The complexity is increased because philosophical inquiry itself plays a part in changing moral concepts. It is not that we have first a straightforward history of moral concepts and then a separate and secondary history of philosophical comment. For to analyze a concept philosophically may often be to assist in its transformation by suggesting that it needs revision, or that it is discredited in some way, or that it has a certain kind of prestige. Philosophy leaves everything as it is-except concepts. And since to possess a concept involves behaving or being able to behave in certain ways in certain circumstances, to alter concepts, whether by modifying existing concepts or by making new concepts available or by destroying old ones, is to alter behavior. So the Athenians who condemned Socrates to death, the English parliament which condemned Hobbes’ Leviathan in 1666, and the Nazis who burned philosophical books were correct at least in their apprehension that philosophy can be subversive of established ways of behaving. Understanding the world of morality and changing it are far from incompatible tasks. The moral concepts which are objects for analysis to the philosophers of one age may sometimes be what they are partly because of the discussions by philosophers of a previous age.

A history which takes this point seriously, which is concerned with the role of philosophy in relation to actual conduct, cannot be philosophically neutral. For it cannot but be at odds with the view of all those recent philosophers who have wanted sharply to distinguish philosophical ethics as a second-order activity of comment from the first-order discourse which is part of the conduct of life, where moral utterances themselves are in place. In drawing this distinction such philosophers have tried so to define the realm of philosophy that it would be a conceptual truth that philosophy could not impinge upon practice. A. J. Ayer, for instance, has written about one particular ethical theory that it “. . is entirely on the level of analysis; it is an attempt to show what people are doing when they make moral judgments; it is not a set of suggestions as to what moral judgments they are to make. And this is true of all moral philosophy as I understand it. All moral theories . in so far as they are philosophical theories, are neutral as regards actual conduct.”1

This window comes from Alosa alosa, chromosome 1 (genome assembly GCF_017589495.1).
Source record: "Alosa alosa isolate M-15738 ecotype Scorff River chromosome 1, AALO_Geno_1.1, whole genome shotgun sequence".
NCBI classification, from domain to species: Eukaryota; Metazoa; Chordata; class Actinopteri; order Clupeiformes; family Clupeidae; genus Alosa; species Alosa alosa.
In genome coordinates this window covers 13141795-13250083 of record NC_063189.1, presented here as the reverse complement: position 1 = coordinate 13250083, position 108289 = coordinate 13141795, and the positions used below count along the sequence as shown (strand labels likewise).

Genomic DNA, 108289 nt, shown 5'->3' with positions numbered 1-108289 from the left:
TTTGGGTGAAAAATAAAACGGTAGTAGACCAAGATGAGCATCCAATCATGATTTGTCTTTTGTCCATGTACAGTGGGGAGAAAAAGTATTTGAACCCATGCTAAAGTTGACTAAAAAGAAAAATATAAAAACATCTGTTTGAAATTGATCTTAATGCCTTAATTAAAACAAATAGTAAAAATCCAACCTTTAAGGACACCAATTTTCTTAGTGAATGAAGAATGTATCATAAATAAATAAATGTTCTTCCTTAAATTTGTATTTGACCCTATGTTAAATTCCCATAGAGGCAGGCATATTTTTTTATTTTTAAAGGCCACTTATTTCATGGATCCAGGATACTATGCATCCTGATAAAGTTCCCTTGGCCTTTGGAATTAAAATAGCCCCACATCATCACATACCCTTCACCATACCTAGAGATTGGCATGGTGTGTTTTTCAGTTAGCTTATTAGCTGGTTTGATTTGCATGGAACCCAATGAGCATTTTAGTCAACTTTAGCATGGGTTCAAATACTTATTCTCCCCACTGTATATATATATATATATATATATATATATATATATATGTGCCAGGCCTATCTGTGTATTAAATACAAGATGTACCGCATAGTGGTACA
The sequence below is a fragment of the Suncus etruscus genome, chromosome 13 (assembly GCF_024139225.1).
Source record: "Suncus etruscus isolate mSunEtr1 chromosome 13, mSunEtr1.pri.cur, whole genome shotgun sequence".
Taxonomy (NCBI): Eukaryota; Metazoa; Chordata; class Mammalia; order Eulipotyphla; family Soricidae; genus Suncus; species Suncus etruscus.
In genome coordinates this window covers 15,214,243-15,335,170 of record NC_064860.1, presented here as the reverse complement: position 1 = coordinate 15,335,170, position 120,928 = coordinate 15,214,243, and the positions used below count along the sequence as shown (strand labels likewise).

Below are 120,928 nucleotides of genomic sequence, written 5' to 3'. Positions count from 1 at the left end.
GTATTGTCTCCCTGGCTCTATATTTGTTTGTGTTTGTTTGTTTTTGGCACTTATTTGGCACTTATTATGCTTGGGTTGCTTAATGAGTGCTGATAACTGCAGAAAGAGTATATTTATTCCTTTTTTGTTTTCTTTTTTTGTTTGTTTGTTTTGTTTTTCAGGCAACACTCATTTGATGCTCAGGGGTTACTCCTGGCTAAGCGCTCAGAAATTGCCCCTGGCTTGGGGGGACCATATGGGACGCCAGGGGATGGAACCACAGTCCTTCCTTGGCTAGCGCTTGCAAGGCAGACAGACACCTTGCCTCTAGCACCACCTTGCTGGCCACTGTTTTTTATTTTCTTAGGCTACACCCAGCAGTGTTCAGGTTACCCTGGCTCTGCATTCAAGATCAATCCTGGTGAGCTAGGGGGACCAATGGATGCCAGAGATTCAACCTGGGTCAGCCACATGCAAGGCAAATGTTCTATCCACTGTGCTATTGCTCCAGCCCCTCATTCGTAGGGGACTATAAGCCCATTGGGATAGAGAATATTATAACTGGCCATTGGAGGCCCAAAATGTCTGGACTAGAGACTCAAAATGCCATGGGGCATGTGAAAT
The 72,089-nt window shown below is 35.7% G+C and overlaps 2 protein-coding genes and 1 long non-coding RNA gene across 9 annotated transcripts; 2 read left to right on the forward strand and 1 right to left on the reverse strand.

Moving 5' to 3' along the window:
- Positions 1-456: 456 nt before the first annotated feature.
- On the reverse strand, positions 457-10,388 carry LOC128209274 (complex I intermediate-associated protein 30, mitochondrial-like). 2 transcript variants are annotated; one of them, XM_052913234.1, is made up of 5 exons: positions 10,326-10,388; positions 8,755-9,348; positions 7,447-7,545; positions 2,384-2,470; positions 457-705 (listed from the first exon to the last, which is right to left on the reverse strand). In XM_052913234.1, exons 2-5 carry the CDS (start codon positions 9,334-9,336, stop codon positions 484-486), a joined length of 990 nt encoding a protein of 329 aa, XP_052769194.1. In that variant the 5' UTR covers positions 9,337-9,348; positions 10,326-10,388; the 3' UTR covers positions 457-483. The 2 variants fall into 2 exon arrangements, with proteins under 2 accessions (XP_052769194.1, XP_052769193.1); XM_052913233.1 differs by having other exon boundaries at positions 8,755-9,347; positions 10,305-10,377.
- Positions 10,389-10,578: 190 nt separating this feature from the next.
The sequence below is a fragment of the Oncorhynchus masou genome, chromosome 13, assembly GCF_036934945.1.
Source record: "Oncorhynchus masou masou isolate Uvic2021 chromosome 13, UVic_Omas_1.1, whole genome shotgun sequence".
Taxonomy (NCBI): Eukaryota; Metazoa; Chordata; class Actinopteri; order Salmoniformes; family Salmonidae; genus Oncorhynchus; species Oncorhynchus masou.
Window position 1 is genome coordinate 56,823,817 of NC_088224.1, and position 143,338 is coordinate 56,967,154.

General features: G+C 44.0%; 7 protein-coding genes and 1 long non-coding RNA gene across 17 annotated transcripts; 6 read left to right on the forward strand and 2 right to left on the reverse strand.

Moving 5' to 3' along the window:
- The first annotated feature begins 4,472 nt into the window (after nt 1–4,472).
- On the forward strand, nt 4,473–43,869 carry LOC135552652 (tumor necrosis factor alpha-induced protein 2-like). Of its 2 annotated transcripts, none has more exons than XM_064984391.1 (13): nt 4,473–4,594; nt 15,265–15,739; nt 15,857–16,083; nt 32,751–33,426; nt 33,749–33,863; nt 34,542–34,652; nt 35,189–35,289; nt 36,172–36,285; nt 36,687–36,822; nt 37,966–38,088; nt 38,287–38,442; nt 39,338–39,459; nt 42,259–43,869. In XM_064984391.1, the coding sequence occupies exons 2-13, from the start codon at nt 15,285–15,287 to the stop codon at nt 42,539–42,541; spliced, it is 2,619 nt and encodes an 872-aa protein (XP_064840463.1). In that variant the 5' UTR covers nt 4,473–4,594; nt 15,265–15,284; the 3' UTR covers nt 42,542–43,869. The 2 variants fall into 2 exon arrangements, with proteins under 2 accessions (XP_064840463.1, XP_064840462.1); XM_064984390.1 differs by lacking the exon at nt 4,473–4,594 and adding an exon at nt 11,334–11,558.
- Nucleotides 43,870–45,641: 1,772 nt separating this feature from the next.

My quarrel with this view will emerge from time to time in these essays. But what I hope will emerge even more clearly is the function of history in relation to conceptual analysis, for it is here that Santayana’s epigram that he who is ignorant of the history of philosophy is doomed to repeat it finds its point. It is all too easy for philosophical analysis, divorced from historical inquiry, to insulate itself from correction. In ethics it can happen in the following way. A certain unsystematically selected class of moral concepts and judgments is made the subject of attention. From the study of these it is concluded that specifically moral discourse possesses certain characteristics. When counterexamples are adduced to show that this is not always so, these counterexamples are dismissed as irrelevant, because not examples of moral discourse; and they are shown to be nonmoral by exhibiting their lack of the necessary characteristics. From this kind of circularity we can be saved only by an adequate historical view of the varieties of moral and evaluative discourse. This is why it would be dangerous, and not just pointless, to begin these studies with a definition which would carefully delimit the field of inquiry. We cannot, of course, completely avoid viewing past moralists and past philosophers in terms of present distinctions. To set out to write the history of moral philosophy at all involves us in selecting from the past what falls under the heading of moral philosophy as we now conceive it. But it is important that we should, as far as it is possible, allow the history of philosophy to break down our present-day preconceptions, so that our too narrow views of what can and cannot be thought, said, and done are discarded in face of the record of what has been thought, said, and done. We have to steer between the danger of a dead antiquarianism, which enjoys the illusion that we can approach the past without preconceptions, and that other danger, so apparent in such philosophical historians as Aristotle and Hegel, of believing that the whole point of the past was that it should culminate with us. History is neither a prison nor a museum, nor is it a set of materials for self-congratulation.